In 2010, Jackson National — which announced a $100 million expansion and 1,000 new jobs last Tuesday — brought a case before the Michigan Tax Tribunal contesting the assessed value of its headquarters near the Okemos Road exit off of Interstate 96. The company claimed that two parcels — one of which includes the main, 300,000-square-foot office building it had custom built a decade earlier — were “functionally obsolete” and therefore it was paying too much in taxes on it. The city disagreed and, based on an appraisal, said the cash value of the property should increase.
The State Journal reported in March 2011 that the tribunal ordered a more than $1 million tax refund to the insurance company, $200,000 of which came from the city of Lansing. Officials with the city Assessor’s and Treasurer’s offices could not be reached to confirm those figures.
On Tuesday morning, Jackson National spokeswoman Melissa Hernandez said the company came to “an agreement on the value of the facility,” which included Mayor Virg Bernero’s signing a “satisfaction agreement.”
“For all intents and purposes, the matter is now closed,” Hernandez said. She declined to provide any more details about the agreement “as a matter of legal policy.”
But what are we to make of this now, particularly with the presumption that Jackson National is there to stay? Didn’t the company’s argument before the tax tribunal leave that prospect open? Last week, company President and CEO Mike Wells, joined by Gov. Rick Snyder and Bernero, announced a $100 million expansion at the site, bringing with it 1,000 new jobs. With that will come a renewed tax-sharing agreement with Alaiedon Township (the JNL property is on Lansing property in the township) and tax incentives, though we don’t know how much or for how long those will be. A variety of state grants and federal Community Development Block Grant money will also likely be part of the package. Of the company’s 4,300 employees nationwide, nearly half are in mid-Michigan.
“I don’t know what to make of it as a public official when corporations create wonderful buildings, create beautiful structures that benefit the community, and then they turn around when it comes time to pay taxes to the community,” said Ingham County Treasurer Eric Schertzing. “They seem willing to argue the beautiful structure they put a lot of money into isn’t worth very much.”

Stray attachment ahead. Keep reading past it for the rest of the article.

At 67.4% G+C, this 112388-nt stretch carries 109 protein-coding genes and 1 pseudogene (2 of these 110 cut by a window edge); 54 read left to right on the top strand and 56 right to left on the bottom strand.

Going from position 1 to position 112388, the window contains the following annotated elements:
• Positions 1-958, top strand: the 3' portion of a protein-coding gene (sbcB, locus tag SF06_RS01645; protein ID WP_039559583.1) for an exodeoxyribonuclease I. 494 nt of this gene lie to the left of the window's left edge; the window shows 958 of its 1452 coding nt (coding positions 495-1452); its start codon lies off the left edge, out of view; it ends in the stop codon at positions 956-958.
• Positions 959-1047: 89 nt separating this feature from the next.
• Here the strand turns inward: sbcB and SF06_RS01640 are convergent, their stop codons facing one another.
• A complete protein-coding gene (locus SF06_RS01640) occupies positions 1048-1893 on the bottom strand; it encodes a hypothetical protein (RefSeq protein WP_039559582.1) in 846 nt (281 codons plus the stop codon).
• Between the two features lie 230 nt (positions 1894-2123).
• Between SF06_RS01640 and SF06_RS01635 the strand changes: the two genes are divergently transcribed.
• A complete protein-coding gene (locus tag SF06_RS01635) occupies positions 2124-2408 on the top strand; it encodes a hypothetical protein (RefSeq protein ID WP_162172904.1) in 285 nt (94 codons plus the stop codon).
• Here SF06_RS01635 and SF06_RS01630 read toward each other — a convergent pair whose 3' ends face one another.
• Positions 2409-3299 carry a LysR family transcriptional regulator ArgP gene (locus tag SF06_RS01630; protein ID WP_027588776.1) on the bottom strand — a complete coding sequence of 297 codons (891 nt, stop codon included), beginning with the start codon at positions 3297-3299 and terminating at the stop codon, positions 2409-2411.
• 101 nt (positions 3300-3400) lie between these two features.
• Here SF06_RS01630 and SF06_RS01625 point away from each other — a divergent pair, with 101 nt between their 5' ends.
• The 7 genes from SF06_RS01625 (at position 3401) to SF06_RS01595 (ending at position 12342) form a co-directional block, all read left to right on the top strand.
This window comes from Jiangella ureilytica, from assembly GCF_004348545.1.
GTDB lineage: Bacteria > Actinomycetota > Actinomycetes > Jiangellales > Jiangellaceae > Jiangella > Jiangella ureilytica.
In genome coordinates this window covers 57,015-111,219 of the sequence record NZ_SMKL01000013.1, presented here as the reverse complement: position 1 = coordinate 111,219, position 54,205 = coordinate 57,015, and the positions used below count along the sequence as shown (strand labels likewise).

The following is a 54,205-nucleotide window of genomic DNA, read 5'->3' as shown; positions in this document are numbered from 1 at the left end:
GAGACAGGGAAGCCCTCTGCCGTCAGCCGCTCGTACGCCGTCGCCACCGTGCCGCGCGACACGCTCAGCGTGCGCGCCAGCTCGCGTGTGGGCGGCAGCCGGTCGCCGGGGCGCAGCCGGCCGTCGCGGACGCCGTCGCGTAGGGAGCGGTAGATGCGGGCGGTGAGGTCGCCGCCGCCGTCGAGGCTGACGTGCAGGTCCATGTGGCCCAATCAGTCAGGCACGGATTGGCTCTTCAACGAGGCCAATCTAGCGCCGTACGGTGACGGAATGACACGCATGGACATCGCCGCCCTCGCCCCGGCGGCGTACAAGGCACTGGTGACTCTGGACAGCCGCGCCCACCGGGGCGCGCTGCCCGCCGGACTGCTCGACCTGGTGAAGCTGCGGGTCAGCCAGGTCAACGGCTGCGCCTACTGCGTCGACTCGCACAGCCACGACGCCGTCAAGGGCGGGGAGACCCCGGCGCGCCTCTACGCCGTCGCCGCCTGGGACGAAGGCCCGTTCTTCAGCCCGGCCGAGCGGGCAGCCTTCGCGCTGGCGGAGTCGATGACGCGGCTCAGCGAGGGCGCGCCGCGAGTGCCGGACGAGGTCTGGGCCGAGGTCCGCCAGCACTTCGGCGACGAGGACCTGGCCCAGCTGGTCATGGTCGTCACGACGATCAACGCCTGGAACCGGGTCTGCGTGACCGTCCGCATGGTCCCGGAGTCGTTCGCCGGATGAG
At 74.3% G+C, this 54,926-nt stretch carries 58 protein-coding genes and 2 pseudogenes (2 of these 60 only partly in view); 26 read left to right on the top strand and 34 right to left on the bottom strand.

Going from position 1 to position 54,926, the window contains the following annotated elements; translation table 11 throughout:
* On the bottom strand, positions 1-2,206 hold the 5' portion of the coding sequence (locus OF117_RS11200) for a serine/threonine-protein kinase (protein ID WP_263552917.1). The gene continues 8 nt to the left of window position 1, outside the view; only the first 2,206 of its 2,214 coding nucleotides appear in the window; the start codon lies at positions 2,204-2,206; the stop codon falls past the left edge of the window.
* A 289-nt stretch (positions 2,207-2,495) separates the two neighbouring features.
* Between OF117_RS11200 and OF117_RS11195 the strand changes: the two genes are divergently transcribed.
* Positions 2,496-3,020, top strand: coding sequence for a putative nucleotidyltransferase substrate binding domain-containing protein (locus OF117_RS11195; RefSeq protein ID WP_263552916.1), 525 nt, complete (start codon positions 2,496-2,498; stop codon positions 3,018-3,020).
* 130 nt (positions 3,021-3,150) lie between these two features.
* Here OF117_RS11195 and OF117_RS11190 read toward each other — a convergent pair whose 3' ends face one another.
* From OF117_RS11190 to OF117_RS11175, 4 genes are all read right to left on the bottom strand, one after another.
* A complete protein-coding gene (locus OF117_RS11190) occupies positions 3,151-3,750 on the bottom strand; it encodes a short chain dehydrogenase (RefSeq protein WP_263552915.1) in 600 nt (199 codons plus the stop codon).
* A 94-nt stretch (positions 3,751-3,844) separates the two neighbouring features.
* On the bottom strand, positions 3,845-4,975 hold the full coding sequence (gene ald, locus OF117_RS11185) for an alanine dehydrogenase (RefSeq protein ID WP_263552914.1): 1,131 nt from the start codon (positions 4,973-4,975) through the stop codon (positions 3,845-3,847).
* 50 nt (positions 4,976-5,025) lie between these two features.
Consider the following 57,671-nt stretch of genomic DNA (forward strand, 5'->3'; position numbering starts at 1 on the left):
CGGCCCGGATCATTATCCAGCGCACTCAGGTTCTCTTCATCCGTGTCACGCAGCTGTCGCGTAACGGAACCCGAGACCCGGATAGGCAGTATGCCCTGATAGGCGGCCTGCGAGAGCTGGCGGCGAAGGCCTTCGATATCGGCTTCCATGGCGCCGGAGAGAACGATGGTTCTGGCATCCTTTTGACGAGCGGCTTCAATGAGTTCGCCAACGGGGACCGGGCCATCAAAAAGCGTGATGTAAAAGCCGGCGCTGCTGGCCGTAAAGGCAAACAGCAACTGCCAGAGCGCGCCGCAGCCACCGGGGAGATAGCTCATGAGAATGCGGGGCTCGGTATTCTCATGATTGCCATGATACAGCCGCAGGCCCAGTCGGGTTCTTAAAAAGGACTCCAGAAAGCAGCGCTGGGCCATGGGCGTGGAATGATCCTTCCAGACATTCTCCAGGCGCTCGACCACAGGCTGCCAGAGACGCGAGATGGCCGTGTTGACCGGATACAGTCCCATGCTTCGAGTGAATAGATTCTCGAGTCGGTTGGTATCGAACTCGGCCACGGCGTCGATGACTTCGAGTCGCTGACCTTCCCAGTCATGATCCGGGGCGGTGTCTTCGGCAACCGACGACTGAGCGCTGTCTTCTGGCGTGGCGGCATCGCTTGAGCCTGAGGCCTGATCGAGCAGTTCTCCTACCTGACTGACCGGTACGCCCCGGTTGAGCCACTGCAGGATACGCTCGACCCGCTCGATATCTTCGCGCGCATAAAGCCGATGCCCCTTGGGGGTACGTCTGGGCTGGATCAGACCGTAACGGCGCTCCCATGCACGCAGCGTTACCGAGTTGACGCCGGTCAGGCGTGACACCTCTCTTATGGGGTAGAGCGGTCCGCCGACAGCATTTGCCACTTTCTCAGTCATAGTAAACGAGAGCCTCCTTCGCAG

Essentially, Jackson National argued that its long, narrow headquarters was uniquely built for them and therefore would be a tougher sell to future buyers, if that were to happen. It also contested the value of a data center on a nearby parcel. According to tribunal testimony, brokers familiar with the property called the headquarters a “white elephant” because of its “design, style, size and lack of adaptability.” The company also argued that adverse economic conditions were playing a factor, as it contested assessments from the 2007, 2008 and 2009 tax years: “As unemployment goes up, the demand for office space goes down and purchasing power for spending within a region or community also diminishes, which has a definite influence on market value.”
Meanwhile, the city’s appraiser said the headquarters was worth more than the $48.4 million true cash value in 2009. The company thought it should have been $19.5 million, while the city thought it was $67.2 million. The tribunal found it had a true cash value of $37 million after the company’s petition.
The city’s appraiser, Raymond Bologna, cited at the time a “flexible” interior design with “open floor plans and use of modular work stations that are able to be quickly reconfigured. … The (building) finishes are above average to very good,” according to testimony.
Today, the 78-acre property has a taxable value of $10.9 million and an assessed value of $16.3 million. Last year Jackson National paid $1.25 million in property taxes, which is about $800,000 less than what it paid in 2008, according to county property records.
The tribunal sided with Jackson National, saying that the building would not be useful to a different buyer. Or: “The subject property’s configuration and design has functional obsolescence built into the design,” according to the judgment.
Bob Trezise, president and CEO of the Lansing Economic Area Partnership, said Jackson National didn’t have to expand in Lansing back in 2000. It could have done so in Colorado, bringing forward the oft-mentioned notion that Lansing must be competitive for business interests.
As for the perception created when arguing its property value: “I think that we’re in severe global competition. When we have a business like Jackson National that is impacting on a daily basis thousands of families and having the kind of dramatic economic impact they do on the entire region, I think we have to help them remain and be competitive. The ultimate benefits will be great to us as a community. Everything else will sort itself out and pay itself off.”
Schertzing called it a “contradiction” that the company announces it wants to bring employees to “live, work and play here, but oh by the way we don’t want to pay for services for the community in which we live, work and play.
“They provide jobs, which is critical of course. But why is paying taxes less important than paying wages?”